Respecting the fire safety advocate's desire to protect us, and our desire to be protected, we need to challenge ourselves to find a way to provide high-quality fire service in an age of austerity. As Nassim Taleb has described in his book, The Bed of Procrustes, we have changed our environment to fit our approach for too long. It is time to change our approach to fit our environment.
To start that discussion, I thought it interesting to review how our fire fighting equipment and methods have changed over time. My intention is to demonstrate how, as technology and times have changed, our equipment has also adapted. As streets became wider, equipment became wider. But much like my Walkman from 1980 is a bulky and pathetic early-version of my current i-Pod, so will our modern fire fighting equipment be in comparison to what is to come.
This picture was my favorite - the old bucket brigade. We often forget that communities used to conscript all "able bodied men" to fight fires. Today we pay a select few, and of course use machines, to perform this duty.
An original fire engine from the late 1700's. These would be filled by a bucket brigade and then two people would pump the water manually through to the attached hose.
This is a larger version of the prior hand pump. This version could accommodate a number of people pumping on each side (more volume and velocity). The guy operating the hose is shown in many of the pictures I reviewed standing on the top of the platform in the center.
An early (1906) ladder truck pulled by a team of horses. The ladder was 75-feet tall. Horses were used to pull equipment to fires, but it was risky for the horses to race to the fire. A horse that fell would often need to be put down, not to mention delay the response to the call.
This is an early version (1907) of the conversion from horses. In this photo, a tractor is pulling a spray tower trailer. The pumps for these towers were often steam driven by this time and, with the tower fully extended, could easily reach five or six stories. Instead of steam, some were powered by a chemical solution (the ingredients actually sound like soda pop and mentos mix) that provided its own pressure and had an additional fire suppression quality.
Here is another tower, this one from 1925. You can see how the modern mechanics have all been incorporated into one vehicle. Notice the narrow wheel base. This is pre-Depression, so automobiles are part of the landscape, but the auto-centric design pattern has yet to take hold.
This is another pre-Depression era truck, this one a pumper. While the scale, materials and construction has changed, the components of this pumper truck are nearly identical to the pumper trucks used today.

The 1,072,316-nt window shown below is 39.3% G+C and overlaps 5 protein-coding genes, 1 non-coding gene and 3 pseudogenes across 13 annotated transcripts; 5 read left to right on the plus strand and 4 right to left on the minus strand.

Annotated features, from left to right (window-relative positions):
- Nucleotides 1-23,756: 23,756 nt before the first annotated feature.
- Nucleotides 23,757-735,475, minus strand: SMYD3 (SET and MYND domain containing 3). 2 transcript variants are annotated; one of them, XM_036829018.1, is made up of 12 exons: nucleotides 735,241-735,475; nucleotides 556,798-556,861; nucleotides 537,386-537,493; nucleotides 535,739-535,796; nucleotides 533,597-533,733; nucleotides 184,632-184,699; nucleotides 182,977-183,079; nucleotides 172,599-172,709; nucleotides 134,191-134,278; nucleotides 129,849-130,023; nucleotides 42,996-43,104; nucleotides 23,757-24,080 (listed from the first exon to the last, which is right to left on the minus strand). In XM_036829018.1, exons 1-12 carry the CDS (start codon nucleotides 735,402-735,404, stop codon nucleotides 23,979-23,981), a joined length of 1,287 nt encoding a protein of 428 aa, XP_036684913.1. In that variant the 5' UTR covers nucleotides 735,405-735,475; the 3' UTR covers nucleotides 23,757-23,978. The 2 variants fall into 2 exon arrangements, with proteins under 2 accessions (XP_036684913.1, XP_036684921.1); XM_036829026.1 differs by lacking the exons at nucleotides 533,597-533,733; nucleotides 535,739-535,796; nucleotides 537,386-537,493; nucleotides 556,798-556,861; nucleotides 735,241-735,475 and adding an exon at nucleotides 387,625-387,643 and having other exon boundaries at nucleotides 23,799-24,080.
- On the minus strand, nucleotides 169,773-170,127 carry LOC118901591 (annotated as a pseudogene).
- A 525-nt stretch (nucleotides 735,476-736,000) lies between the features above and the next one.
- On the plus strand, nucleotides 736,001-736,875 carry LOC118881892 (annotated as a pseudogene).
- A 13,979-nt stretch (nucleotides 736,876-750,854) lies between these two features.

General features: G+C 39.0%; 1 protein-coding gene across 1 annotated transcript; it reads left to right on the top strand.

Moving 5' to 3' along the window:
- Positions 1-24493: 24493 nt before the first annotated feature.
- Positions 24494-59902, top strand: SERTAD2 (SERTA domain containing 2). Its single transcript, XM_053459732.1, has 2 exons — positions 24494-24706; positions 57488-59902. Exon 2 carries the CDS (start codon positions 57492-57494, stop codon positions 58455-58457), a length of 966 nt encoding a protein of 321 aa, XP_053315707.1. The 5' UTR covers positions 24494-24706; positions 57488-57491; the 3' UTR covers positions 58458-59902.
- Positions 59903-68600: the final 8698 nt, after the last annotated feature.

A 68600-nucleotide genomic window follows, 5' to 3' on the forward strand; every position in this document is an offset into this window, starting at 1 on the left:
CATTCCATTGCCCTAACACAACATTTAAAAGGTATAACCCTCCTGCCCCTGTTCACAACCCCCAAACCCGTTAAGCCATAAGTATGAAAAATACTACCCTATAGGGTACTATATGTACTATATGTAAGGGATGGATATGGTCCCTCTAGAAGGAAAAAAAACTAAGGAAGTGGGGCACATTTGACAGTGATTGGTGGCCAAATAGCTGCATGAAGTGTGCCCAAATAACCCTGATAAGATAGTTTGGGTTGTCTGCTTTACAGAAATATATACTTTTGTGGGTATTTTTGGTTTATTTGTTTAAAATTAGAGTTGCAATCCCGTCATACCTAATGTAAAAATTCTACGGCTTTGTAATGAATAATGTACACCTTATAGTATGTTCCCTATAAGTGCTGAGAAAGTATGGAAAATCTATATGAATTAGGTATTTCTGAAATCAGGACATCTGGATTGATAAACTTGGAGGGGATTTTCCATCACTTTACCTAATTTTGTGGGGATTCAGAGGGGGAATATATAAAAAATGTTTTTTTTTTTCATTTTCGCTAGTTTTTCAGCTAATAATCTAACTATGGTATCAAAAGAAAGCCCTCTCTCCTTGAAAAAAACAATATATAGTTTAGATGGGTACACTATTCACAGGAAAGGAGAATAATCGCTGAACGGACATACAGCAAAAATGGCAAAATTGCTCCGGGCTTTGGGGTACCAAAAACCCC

The trailer on this rig is a steam-powered pump from that same pre-Depression era. This would be a companion to the towers and other suppression equipment. Again, the narrow wheel base is evident.
This is a fully-motorized tower. It looks like they took an early car and simply adapted it to pull the trailer. My reading has informed me that there was a reluctance in some places to switch from horses to combustion engines as the horse was deemed more reliable.
I was not able to find any photos of new equipment from the Depression through the early Interstate era. I suspect because there was not a lot of innovation. However, this photo from the 1970's shows a more modern version of the fire truck.
Another modern fire truck. In terms of design, note the length, cab capacity and wheel width. This design needs a wide space as it is not very maneuverable.
This was the largest vehicle that I found in my search. I don't have the dimensions, but it is not going to be turning any tight corners. The truck is pictured in a rural area, which may be its only natural habitat.
What this all reveals to me is that we have changed dramatically over time. Some of these changes were advancements in technology. Some of them were responses to our environment.
The greater question now is: can we continue to change? Can we use our knowledge, experience and design capabilities to continue to evolve to be more effective at fighting fires in an era of austerity? Can our approach to fire fighting adapt to the changing financial and physical realities of our places?
Or, are we stuck with a bloated and outdated approach, unwilling and unable to change? Are we held hostage to a rote set of standards simply because we lack the capacity to see beyond them? Are we, like Procrustes, willing to stretch people or cut off their limbs so that they fit the bed, or can we more logically change the bed to fit the dimensions of the person?
Tomorrow we take a fun look at how the American and British approaches differ and, in the process, reveal some concepts that might not be so scary.
We recently started a campaign to connect with 100 of our blog readers willing to give a tax-deductible contribution of $25 each, with the money raised going to produce a video version of the Curbside Chat presentation. The Chat program has been very successful, with more demand from communities than we can reach in person. A quality video presentation will help us spread this message, and so we are turning to you. In just two weeks, we're already down to 92 - thank you for supporting Strong Towns.